Ryan Harper

On The Billy Graham Freeway

(One has precious
little assurance
in a rented vehicle)
Just as I am

arriving in Asheville
the engine starts going
all to hell 
on me.  Up here

everything is in between
big smoky other things;
Thus I grow disoriented.  Thus

I grow anxious to right
the hot matter under 
my hood:  who has lodged
here in these

black mountains?
Chuck Olson?  Or was it 
Chuck Colson? It is 
not easy to know 

the traceries—so little
between them 
each save the proclamation: 

the will 
to change, eternal conversion,
the breath—the consecrated
breath hot 

down the slope
of my spine
even now I feel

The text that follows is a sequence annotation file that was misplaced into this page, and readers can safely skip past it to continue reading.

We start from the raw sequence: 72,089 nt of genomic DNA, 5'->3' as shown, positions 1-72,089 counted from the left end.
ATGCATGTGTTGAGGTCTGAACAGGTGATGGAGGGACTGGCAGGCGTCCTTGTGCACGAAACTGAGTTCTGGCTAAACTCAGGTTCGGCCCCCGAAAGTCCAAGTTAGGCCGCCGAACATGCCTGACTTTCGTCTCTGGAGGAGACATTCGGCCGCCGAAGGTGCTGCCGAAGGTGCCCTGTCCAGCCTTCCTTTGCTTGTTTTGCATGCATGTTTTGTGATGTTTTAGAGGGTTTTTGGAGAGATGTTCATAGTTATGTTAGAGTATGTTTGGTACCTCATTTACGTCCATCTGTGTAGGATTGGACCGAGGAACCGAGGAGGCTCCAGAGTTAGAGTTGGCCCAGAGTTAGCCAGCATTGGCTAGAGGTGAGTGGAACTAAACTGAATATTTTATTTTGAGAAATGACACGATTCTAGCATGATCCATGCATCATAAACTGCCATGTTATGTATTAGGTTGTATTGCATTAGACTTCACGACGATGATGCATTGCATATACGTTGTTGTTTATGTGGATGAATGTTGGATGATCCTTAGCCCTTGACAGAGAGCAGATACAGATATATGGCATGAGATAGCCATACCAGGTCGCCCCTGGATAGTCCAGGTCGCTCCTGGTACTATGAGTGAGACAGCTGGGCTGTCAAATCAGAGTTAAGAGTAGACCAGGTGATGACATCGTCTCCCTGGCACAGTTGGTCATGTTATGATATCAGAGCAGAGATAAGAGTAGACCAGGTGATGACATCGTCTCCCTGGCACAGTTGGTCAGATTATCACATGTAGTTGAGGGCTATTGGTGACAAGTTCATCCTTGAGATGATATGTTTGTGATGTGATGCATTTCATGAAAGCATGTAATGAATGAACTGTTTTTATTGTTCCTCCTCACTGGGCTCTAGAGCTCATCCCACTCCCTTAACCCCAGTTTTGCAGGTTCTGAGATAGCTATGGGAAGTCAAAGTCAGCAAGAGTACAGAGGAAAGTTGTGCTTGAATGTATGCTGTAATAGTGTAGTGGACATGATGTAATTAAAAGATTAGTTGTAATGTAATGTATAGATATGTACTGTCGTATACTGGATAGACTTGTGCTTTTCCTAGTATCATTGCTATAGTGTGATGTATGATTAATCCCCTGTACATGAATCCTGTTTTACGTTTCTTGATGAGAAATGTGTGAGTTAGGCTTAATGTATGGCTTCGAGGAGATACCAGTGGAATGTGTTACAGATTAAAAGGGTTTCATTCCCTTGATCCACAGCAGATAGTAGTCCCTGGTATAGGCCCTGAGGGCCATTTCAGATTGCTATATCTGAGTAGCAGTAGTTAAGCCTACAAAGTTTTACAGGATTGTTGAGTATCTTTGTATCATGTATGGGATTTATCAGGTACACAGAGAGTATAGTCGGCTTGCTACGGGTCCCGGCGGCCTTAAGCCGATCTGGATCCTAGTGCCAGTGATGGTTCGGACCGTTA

(how these men 

have driven me 
to my end) Frantic as the dash-
board goes red
I find myself

addressing the great evangelist: 
I know it is not 
your typical method, holy
man of Pisgah, but I ask

for your intercession.  Incline 
that granite brow deep and wide
toward whatever 
messiah you find lodged in 

your black mountains.  
Tell him you know 
a lone driver taking your road
who requires assistance.  Tell 

him to look for a white coupe,
Texas plates (tell him it is a rental) Tell him
the driver, as always, did not opt for insurance. 


Ryan Harper lives in Greenville, South Carolina. Some of his recent work has appeared in Berkeley Poetry Review, Chaffin Journal, Broad River Review, Killing the Buddha, and elsewhere. His poetry chapbook, Memphis Left at Cairo, is available through Finishing Line Press, and his ethnography of contemporary southern gospel music is forthcoming from the University Press of Mississippi.


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